That continues their recent outperformance as retailers race to increase their market share in lower-income areas.
The Black Friday discount event attracted 18% more people to Vukile's South African shopping centre portfolio in 2022 compared with the previous year, with footfall 15% higher over the Black Friday weekend as a whole, it said.
Shopper numbers were up 10% in November, with footfall up 13% in rural shopping centres, 9% in township centres, 10% in commuter centres and 11% in urban shopping centres.
The momentum was sustained into December, with overall visitor numbers up 8%, Vukile said.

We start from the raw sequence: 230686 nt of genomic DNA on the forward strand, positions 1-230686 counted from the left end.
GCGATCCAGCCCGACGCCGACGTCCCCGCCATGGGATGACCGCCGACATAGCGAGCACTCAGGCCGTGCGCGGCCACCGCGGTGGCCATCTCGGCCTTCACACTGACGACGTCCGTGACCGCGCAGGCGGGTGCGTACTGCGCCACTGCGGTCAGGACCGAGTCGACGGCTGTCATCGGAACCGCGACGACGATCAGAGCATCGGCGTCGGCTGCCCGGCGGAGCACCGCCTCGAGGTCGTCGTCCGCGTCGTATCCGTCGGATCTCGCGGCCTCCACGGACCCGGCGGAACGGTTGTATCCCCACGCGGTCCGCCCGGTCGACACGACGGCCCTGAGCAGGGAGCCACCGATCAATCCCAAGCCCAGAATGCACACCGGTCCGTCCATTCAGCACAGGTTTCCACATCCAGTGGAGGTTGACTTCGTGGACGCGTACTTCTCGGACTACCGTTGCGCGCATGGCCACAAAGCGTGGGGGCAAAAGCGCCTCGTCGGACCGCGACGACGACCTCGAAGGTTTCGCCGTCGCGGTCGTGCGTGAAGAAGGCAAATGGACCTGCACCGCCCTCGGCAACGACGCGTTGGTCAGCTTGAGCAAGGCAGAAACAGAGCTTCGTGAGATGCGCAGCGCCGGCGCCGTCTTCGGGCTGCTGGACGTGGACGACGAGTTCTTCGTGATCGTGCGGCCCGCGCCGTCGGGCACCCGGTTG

Last month, bigger rival Redefine Properties, which operates larger malls in urban areas, said total footfall was at 94% of pre-Covid levels, with 2% growth in 2022, while sales across its retail portfolio were above pre-Covid levels.
Redefine warned, however, that this did not mean the economy was out of the woods as the rising cost of living squeezes disposable incomes, while power cuts and energy costs dampen prospects.
Surging food and fuel prices have been affecting lower and middle income shoppers the most, as indicated by recent soft holiday sales at budget clothing retailers Mr Price and Pepkor.
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